A wonderful commercial in the 1980s began, “I’m not a doctor, but I play one on TV.” Well, I don’t even play a philosopher on TV, but I have “Philosophy” in the name of one of my degrees. So I’m going to play philosopher for a moment and say that I now have an opinion about one of the great puzzles of the history of philosophy: the puzzle of Socrates in Plato’s dialogs.
Looking back now, I can see that my ten-year plan is meeting one of the goals I set: I go through any dialog by Plato now, and I have a sense of how it fits within his whole body of work. Assuming that the order in which the dialogs appear in a complete edition at least roughly corresponds to the order in which Plato composed them, I can also see some lines of development. As I read the Sophist this month, for instance, I realized that it represents a change from some of Plato’s earlier thinking. For instance, this dialog proceeds with a confidence in its method that the earlier ones don’t.
Some of the biggest changes come in a section solving some of the paradoxes of Parmenides that fascinate and possibly trouble an earlier Plato. Here he dismisses some of the problems quickly, others with an interesting argument about Being. Plato’s arguments often include one particular weird premise, that an Idea of a quality has the quality it represents and is the only idea that has the quality, and this assumption causes big problems. Does Unity exist? Then isn’t Unity the same as Existence? Does Sameness differ from Motion? If Sameness is other than something else, isn’t Sameness the same as Otherness? And isn’t Motion always what it is? If so, then isn’t Motion the same as Rest? Or if Motion has motion, then how can we ever define this always changing thing? In the Sophist, Plato solves these problems by showing that these words must apply to the Ideas in multiple ways. That Being is not the same as Motion can’t possibly mean that Being Is-Not: how can Being not exist? Each Idea is other than all the rest, but that doesn’t make each Idea the same as Otherness (which incidentally would also make every Idea the same as Sameness). The Idea of Otherness and the otherness of all the Ideas are two different issues. The argument reminded me of Aristotle’s simple advice in his Topics: don’t let a Sophist trip you up with this mistake, since Being and Unity are simply predicates of everything. And the sudden admission that all Ideas have Being and Unity and Sameness and Otherness isn’t the only place the Sophist anticipates Plato’s most famous pupil. The dialog’s process of definition by division of species follows an extensive and systematic order that resembles Aristotle’s methods more than those of Plato’s earlier works.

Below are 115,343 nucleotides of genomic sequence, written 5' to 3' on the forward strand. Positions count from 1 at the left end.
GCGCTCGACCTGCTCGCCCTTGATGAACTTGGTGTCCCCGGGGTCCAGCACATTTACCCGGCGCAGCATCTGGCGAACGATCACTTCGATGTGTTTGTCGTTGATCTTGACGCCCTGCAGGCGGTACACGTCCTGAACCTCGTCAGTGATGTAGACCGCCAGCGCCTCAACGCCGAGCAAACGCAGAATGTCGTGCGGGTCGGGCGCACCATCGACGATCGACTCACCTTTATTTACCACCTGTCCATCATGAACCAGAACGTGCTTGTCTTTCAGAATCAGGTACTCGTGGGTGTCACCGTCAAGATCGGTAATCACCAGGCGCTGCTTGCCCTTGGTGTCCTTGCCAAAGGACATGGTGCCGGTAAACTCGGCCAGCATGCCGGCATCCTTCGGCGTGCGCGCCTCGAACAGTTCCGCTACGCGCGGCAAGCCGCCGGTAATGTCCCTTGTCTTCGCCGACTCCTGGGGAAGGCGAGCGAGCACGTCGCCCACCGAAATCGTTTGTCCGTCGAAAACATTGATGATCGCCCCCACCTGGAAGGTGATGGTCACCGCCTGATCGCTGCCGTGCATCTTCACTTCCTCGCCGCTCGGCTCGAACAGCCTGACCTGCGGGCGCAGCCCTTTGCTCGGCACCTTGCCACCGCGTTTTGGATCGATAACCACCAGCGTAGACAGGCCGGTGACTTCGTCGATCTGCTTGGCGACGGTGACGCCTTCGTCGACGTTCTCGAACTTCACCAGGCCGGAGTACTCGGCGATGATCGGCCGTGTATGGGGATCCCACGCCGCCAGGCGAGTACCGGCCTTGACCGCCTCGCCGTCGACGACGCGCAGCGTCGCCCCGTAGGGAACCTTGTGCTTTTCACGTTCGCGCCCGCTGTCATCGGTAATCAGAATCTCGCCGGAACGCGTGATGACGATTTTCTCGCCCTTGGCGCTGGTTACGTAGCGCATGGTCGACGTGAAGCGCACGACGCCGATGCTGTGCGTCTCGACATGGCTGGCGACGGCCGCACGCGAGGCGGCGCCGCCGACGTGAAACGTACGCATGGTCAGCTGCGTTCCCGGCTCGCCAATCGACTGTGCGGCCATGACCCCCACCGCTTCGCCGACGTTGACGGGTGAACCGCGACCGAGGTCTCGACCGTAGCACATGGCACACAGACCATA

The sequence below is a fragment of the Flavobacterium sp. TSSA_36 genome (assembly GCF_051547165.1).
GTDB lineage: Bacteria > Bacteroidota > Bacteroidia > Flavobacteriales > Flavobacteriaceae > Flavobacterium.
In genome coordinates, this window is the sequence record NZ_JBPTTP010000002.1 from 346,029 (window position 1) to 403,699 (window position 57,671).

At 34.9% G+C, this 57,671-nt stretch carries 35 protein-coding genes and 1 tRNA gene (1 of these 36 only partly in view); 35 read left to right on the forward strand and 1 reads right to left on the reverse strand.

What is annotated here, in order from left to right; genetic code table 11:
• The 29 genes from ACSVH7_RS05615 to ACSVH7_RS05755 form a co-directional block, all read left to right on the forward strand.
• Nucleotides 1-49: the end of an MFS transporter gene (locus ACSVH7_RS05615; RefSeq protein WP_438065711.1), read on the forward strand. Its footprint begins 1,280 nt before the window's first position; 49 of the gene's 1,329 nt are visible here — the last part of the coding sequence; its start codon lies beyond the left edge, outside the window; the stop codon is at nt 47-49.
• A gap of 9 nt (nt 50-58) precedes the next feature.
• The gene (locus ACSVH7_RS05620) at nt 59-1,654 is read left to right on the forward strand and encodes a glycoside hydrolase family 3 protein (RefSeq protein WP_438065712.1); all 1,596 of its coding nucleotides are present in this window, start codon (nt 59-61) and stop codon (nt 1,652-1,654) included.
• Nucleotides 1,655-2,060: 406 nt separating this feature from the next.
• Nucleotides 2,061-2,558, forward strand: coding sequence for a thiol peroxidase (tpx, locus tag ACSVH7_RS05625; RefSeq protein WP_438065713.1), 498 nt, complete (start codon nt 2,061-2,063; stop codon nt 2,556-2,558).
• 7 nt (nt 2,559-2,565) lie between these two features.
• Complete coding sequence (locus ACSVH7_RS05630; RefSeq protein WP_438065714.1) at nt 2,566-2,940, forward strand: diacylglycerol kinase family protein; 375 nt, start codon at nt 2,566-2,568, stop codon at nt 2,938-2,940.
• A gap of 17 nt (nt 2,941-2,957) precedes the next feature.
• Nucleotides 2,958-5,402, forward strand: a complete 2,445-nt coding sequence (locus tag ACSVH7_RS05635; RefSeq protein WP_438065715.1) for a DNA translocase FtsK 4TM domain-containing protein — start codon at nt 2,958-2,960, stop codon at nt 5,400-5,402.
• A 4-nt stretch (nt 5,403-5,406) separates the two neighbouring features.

Plato introduces another big change by having Socrates remain mute for most of the time. The lead in the argument here belongs to a mysterious character called the Eleatic Stranger. I don’t know who the Eleatic Stranger is, but his presence got me thinking that I understand the puzzle of Socrates a little more. Here’s the problem. Socrates didn’t write anything himself – nothing we know of anyway. All we know of him comes from secondary sources. He stars in most of Plato’s works and has a lot to say in them about wisdom and doubt and piety and rhetoric and the best form of government. Plato’s character of Socrates even explains the Forms that we usually call Platonic Ideas. But Aristotle tells us that Socrates spent most of his career working on ethics and that the Ideas came from Plato, not from his teacher. So some philosophers propose that the Socrates of the dialogs only represents the real Socrates to an extent, and looks less and less like the historical Socrates and more and more like Plato himself the later the date of the dialog and the more he talks about Ideas. But if Plato was so willing to put his own words into the mouth of his beloved mentor for most of his writing career, why leave him out almost entirely at this late stage of the game? In my new view, Plato must not have written any lines for Socrates that he couldn’t conceive of the actual Socrates at least supporting. And I’m guessing that what Plato wanted to say in the Sophist (and in its sequel, the Statesman) stretched the envelope too far, so for these he put his new teaching in the mouth of the mysterious Stranger and left Socrates sitting on the sidelines with only an occasional comment.
While Aristotle is on my mind, I’d like to update a post from last year, in which I proposed a reading list for anyone who wants to study Aristotle. I would now add at least portions of the Topics. And since my last point has nothing to do with Plato, Socrates, or the Eleatic Stranger, I have to admit that this post does not fully partake of Unity.